Elegance By Kathleen Tessaro

How to become a sweet pea when you're really a pumpkin
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Pungent with pipe smoke, unwashed cardigans and grubbily thumbed copies of Tropic of Cancer, secondhand bookshops are an unlikely source of chic. But several years ago Kathleen Tessaro emerged from one with an "extraordinary" book called Elegance by Madame Genevieve Antoine Dariaux: an early 1960s encyclopedia of style which inspired and guided this novel about a young American woman whose sloppy London lifestyle is in desperate need of a full makeover.

We meet Louise, a former actress now cooped up in a theatre box office, on the threshold of a potentially humiliating night out with her husband. They are off to an exhibition of iconic black-and-white fashion shots, including several of his grotesquely seductive mother. "Look," he bargains with his reluctant wife, "if it's dreadful we'll just leave. We'll stay for one drink and go. We'll use a code word: potato."

Louise stares down at her clumpy shoes, past her bobbly old dress, thinking that "when your mother-in-law is an ex-model from the 1950s, who specialises in reducing you to a blithering pulp each time you see her then there is really only one word that springs to mind, and that word is potato." And she wishes her sexually inattentive, housework-obsessed spouse would stop calling her "Pumpkin". Lumpen vegetables seem to be featuring rather prominently in Louise's life, and she'd rather be a rose, or a sweet pea.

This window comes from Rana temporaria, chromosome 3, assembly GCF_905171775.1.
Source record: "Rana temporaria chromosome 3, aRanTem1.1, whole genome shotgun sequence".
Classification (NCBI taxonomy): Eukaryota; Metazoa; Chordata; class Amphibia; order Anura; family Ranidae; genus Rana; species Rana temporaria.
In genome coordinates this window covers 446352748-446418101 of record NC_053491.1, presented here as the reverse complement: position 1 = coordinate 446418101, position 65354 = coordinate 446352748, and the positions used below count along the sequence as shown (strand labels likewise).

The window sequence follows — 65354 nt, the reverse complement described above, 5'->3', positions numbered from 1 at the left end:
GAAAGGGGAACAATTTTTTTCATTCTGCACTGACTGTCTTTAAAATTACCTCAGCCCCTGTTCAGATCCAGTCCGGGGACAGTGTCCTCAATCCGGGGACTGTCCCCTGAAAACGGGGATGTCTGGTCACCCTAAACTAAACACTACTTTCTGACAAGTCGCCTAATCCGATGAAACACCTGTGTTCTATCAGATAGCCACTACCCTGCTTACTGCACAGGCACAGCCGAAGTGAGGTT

Our heroine's transformation begins when she turns to a fictionalised version of Dariaux's book for old-world solace and advice. Each chapter begins with a few cultured pearls from the past. Comfort is the enemy of elegance, warns the crisp voice of couture. A yachting expedition is the perfect opportunity, she says, to show you are not afraid to be seen without make up. Remember: a veil adds mystery to a hat. We dress not for who we are, but for the women we aspire to be. And how could any woman not sigh over the possibility of an impeccable wardrobe of classically cut silk and cashmere? A clear cup of lapsang souchong at the Ritz, held poised above the perfectly fitting satin heels? Oh for the dream of uncluttered elegance, on the rack and in the mind!

The snag is that Louise's quest for a new external image becomes far more urgent and interesting for the reader than her emotional reinvention, which I found about as convincing as a Prada bag from Walthamstow market. And the true love she finds at the end feels just as flimsy. But it is still fun to read about her girly misadventures, moving out of her marital home and into the house of a gay colleague. Her disastrous dates, Soho posturing and career-threatening applications of fake tan are a real giggle.

Tessaro is a witty and confident writer whose sleek new line in chick-lit is certainly classier than the kind that comes in neon blue and pink covers. This may be a High Street, rather than a designer novel. But it's definitely Karen Millen, not Top Shop.